But appellant goes further. It contends that regardless of the "community property interest" rule, the wife is not entitled to recover for her son's death in this case for this reason: In the close family relationship of husband and wife each spouse impliedly authorizes the other to act for him or her in the common care and control of their children, consequently the negligence of one spouse will be imputed to the other. Darbrinsky v. Pennsylvania Co., 248 Pa. 503, 94 A. 269, L.R.A.1915E, 781; Beasley v. United States, D.C., 81 F.Supp. 518, at page 532. See also Lowery v. Berry, 153 Tex. 411, 269 S.W.2d 795; Lynch v. South Texas Lumber Co., Tex. Civ.App., 271 S.W.2d 456, and Bell v. Phillips Petroleum Co., Tex.Civ.App., 278 S.W.2d 407.

We are unable to agree with appellant. In the Lowery and Lynch cases, above cited, both parents entrusted the care and custody of their child to another person who thus became their agent. The child in each case was injured because of the negligence of the other person. The parents were not permitted to recover because the negligence of the other person as agent of both parents, was imputed to the parents. Neither is the Bell case above cited in point here. No child was involved. A wife sued for her injuries negligently contributed to by her husband. She was denied recovery under the "community property interest" rule. As to the Derbrinsky and Beasley cases, they state a rule which is not the law in Texas, and which is contrary to the rule in most if not all of the other State jurisdictions.

It has long been the law in Texas that the relation of husband and wife does not create the one as general agent of the other. Rankin v. Kerrville Bus Co., Tex. Civ.App., 115 S.W.2d 997, 999; 23 Tex.Jur. 146. Referring to the legal concept that the negligence of the husband may be imputed to the wife, Professor Greene, in 26 Tex.Law Review, 461, 465, says: "The imputed negligence doctrine has never been accepted in this State, but had been expressly repudiated. It has now been generally repudiated and few traces of it are found anywhere." In 23 Tex.Jur. 291, it is said, "* * * the rule now is that the husband and wife are liable personally only for their individual torts." See also Thomason v. Pac. Mutual Life Ins. Co., Tex.Civ.App., 74 S.W.2d 162 (syl. 12). Nor will the negligence of a parent be imputed to a child. Galveston, H. & H. Ry. Co. v. Moore, 59 Tex. 64; Williams v. Texas & P. R. Co., 60 Tex 205; Galveston H. & S. A. Ry. Co. v. Kutac, 72 Tex. 643, 11 S.W. 127; Western Union Tel. Co. v. Hoffman, 80 Tex. 420, 15 S.W. 1048.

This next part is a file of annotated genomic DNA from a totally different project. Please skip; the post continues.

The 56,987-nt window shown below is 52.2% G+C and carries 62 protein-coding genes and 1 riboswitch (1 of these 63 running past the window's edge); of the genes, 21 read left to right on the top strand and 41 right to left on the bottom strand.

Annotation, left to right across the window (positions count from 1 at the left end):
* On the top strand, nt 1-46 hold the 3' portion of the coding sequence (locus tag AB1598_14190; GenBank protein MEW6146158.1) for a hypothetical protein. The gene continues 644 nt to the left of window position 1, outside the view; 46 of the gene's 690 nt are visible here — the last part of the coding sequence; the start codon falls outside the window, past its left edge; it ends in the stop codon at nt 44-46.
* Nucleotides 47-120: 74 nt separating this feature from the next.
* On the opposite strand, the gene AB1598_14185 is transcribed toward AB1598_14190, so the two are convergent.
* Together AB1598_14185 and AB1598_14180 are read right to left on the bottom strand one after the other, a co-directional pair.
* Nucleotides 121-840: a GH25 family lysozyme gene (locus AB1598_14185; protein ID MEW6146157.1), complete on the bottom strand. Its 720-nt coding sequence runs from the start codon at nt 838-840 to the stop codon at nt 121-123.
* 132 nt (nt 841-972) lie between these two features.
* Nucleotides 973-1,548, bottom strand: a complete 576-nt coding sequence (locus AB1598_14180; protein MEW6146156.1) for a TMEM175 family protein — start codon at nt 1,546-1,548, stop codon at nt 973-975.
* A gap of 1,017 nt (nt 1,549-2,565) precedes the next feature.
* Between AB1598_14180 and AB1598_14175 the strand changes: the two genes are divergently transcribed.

Appellant's points of error Nos. 1 and 2 are overruled.

In its points Nos. 3 and 4 appellant alleges that it was prevented from obtaining a fair trial because of the prejudicial conduct of appellees' counsel in repeatedly referring to the presence of flasher lights at the nearby Hull Street crossing in violation of the court's instructions, and the court's refusal to grant a mistrial because of such conduct.

Hull Street runs parallel to Munson Street in the City of Denison. The Hull Street crossing of the railroad tracks is one block south of the Munson Street crossing. There was a bell-ringing signal device at the Munson Street crossing where the collision occurred, but there was no flasher light signal. At the Hull Street crossing there were both types of warning signal devices.

Appellees' counsel in his opening statement told the jury, "We expect to show you by other witnesses that this was an unusually dangerous crossing, that at the next crossing, that is the Hull Street crossing of the Katy track, that crossing was protected by flasher lights." Objections was made to this statement on several grounds. Appellees' counsel then said, "We withdraw that for the time being." The court sustained the objection and said, "The jury won't consider that."

Nevertheless later that same morning, when one of appellees' witnesses was on the stand, the same information was again placed before the jury: "Q. What about down there at Hull Street? Are there any flasher lights down there? A. Yes." Objection was again made but was overruled. However the following proceedings were then had: "The Court: Was it (the question) answered? I didn't know it was answered. A. Yes, it was answered, Your Honor. The Court: The jury won't consider it."

Thereafter for a third time the same information was elicited by appellees' counsel. When appellant's first witness was being cross-examined by appellees' counsel the following proceedings were had: "Q. And there is also a flasher wigwag at the Hull Street crossing? A. Yes, sir." Objection was made and sustained. A motion for mistrial was also made. The motion was overruled, and appellant was allowed its exception to the court's ruling.